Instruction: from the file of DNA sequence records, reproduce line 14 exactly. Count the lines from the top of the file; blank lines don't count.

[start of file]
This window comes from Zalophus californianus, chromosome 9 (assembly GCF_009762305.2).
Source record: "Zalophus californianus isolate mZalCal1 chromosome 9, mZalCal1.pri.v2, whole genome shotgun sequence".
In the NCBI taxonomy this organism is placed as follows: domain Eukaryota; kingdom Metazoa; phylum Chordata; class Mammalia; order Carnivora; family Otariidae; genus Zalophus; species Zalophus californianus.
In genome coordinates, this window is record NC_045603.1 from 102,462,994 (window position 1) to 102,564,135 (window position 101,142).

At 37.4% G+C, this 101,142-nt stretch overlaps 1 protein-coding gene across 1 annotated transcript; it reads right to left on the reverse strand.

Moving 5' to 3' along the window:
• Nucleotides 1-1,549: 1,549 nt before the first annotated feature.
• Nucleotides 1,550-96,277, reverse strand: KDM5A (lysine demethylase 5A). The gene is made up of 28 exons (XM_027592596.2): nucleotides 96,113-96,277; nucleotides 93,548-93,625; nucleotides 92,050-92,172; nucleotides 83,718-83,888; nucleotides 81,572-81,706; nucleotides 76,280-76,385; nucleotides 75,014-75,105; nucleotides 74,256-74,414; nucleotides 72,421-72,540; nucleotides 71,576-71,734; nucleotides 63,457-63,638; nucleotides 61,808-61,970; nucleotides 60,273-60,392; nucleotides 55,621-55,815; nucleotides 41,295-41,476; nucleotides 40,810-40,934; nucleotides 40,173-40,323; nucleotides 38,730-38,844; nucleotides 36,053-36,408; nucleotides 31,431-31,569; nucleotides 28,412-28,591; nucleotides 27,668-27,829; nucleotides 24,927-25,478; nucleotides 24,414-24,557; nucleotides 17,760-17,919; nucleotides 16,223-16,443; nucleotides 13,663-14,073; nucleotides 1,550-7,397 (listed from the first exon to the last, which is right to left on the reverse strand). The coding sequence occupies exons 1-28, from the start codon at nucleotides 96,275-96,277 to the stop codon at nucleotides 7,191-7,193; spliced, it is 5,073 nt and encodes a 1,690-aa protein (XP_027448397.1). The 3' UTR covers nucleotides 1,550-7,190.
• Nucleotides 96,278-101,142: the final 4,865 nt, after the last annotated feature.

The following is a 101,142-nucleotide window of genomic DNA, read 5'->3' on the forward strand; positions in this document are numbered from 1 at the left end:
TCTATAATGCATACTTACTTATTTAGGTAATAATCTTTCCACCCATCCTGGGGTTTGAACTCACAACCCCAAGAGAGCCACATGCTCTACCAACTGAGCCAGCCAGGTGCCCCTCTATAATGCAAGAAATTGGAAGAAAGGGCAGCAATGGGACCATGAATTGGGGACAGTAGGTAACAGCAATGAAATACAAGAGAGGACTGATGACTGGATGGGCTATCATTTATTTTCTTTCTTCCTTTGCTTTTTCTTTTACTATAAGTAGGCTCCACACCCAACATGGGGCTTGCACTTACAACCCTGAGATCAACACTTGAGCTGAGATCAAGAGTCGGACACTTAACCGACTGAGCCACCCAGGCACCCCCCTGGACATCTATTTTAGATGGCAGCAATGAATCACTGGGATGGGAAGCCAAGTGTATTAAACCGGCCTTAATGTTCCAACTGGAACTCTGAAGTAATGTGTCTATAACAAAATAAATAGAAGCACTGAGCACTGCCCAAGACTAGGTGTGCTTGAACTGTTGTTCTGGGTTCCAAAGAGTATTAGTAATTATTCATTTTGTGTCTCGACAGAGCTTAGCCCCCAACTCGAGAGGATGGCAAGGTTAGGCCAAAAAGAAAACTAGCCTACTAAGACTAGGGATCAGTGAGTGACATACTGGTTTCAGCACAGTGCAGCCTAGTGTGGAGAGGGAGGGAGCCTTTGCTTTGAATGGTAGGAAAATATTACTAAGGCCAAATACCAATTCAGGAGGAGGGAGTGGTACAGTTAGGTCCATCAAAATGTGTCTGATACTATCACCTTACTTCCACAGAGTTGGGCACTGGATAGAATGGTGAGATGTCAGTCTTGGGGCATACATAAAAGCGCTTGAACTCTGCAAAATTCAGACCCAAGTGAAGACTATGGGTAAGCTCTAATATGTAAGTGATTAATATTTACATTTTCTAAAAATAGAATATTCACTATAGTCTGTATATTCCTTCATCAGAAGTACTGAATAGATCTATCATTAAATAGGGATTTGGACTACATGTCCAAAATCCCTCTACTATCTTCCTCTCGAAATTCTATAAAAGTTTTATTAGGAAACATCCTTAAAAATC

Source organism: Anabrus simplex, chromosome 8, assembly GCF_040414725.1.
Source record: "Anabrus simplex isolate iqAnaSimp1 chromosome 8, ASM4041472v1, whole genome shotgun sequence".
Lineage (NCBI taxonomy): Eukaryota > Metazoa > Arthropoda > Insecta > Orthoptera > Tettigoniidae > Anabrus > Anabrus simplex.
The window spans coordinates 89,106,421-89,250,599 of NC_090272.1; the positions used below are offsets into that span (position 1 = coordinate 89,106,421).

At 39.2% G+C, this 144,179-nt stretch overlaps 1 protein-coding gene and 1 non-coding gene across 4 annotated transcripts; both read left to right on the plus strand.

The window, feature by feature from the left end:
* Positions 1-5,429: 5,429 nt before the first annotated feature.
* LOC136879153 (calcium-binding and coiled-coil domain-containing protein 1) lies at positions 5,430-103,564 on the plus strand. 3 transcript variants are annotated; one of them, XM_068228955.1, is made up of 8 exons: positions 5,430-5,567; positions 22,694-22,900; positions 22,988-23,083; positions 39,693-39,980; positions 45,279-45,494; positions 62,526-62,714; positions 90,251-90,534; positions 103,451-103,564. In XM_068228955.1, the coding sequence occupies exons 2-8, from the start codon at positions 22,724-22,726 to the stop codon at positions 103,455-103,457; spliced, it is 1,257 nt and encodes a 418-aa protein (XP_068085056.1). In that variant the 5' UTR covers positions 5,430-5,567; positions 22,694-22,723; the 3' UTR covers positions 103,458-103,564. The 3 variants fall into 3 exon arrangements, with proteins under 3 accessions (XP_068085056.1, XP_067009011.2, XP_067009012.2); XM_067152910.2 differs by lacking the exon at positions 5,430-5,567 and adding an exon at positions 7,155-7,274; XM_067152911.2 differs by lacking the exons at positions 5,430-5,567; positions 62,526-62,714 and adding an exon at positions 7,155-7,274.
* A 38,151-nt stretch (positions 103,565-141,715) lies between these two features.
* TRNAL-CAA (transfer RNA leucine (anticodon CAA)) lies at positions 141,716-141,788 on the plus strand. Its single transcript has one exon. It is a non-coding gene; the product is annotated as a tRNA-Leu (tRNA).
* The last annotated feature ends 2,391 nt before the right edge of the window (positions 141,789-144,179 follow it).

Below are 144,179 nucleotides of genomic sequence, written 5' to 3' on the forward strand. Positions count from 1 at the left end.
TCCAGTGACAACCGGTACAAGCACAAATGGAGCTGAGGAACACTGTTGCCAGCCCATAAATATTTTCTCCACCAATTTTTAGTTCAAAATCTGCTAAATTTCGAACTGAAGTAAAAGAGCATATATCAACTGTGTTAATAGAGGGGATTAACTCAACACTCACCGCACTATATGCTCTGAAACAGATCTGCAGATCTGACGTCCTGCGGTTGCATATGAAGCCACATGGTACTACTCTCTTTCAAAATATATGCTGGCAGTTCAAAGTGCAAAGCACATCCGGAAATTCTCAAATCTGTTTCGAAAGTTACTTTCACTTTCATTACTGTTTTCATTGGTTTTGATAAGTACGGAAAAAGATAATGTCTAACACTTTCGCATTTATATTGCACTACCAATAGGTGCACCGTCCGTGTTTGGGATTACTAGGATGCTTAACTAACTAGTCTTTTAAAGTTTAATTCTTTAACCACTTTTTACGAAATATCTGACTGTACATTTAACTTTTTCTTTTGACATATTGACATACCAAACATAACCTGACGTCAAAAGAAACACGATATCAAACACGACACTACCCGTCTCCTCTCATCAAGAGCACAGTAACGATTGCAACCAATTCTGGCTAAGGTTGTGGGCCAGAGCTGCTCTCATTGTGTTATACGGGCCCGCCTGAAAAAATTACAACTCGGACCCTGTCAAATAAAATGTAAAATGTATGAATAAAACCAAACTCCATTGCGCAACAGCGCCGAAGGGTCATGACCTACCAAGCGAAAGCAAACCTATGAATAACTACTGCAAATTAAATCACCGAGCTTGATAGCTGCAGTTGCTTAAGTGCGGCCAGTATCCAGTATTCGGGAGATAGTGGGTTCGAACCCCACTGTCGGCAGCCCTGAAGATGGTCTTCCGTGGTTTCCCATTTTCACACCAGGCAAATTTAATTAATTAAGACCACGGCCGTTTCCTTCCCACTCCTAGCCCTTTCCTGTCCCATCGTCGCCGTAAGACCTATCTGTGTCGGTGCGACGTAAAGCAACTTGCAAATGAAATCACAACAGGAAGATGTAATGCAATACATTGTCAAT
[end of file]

Lineage (NCBI taxonomy): Eukaryota > Metazoa > Arthropoda > Insecta > Orthoptera > Tettigoniidae > Anabrus > Anabrus simplex.